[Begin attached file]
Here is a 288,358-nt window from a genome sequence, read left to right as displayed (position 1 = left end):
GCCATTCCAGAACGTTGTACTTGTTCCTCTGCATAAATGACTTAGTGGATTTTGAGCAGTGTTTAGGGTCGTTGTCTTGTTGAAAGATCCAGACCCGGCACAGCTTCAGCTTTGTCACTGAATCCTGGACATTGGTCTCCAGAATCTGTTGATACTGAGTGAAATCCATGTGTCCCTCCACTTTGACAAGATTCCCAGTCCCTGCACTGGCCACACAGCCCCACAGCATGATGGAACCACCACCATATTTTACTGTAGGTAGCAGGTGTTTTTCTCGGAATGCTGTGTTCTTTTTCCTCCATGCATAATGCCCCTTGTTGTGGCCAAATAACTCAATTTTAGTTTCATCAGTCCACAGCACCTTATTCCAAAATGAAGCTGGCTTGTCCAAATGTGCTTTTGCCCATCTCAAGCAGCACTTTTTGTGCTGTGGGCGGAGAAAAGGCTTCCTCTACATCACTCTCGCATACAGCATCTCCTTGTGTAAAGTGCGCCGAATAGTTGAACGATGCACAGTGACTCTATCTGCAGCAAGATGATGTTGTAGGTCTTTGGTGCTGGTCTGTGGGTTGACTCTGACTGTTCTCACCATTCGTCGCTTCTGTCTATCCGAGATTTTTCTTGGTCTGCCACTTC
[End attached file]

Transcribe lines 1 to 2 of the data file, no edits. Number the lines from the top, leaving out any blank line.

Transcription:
Here is a 288,358-nt window from a genome sequence, read left to right as displayed (position 1 = left end):
GCCATTCCAGAACGTTGTACTTGTTCCTCTGCATAAATGACTTAGTGGATTTTGAGCAGTGTTTAGGGTCGTTGTCTTGTTGAAAGATCCAGACCCGGCACAGCTTCAGCTTTGTCACTGAATCCTGGACATTGGTCTCCAGAATCTGTTGATACTGAGTGAAATCCATGTGTCCCTCCACTTTGACAAGATTCCCAGTCCCTGCACTGGCCACACAGCCCCACAGCATGATGGAACCACCACCATATTTTACTGTAGGTAGCAGGTGTTTTTCTCGGAATGCTGTGTTCTTTTTCCTCCATGCATAATGCCCCTTGTTGTGGCCAAATAACTCAATTTTAGTTTCATCAGTCCACAGCACCTTATTCCAAAATGAAGCTGGCTTGTCCAAATGTGCTTTTGCCCATCTCAAGCAGCACTTTTTGTGCTGTGGGCGGAGAAAAGGCTTCCTCTACATCACTCTCGCATACAGCATCTCCTTGTGTAAAGTGCGCCGAATAGTTGAACGATGCACAGTGACTCTATCTGCAGCAAGATGATGTTGTAGGTCTTTGGTGCTGGTCTGTGGGTTGACTCTGACTGTTCTCACCATTCGTCGCTTCTGTCTATCCGAGATTTTTCTTGGTCTGCCACTTC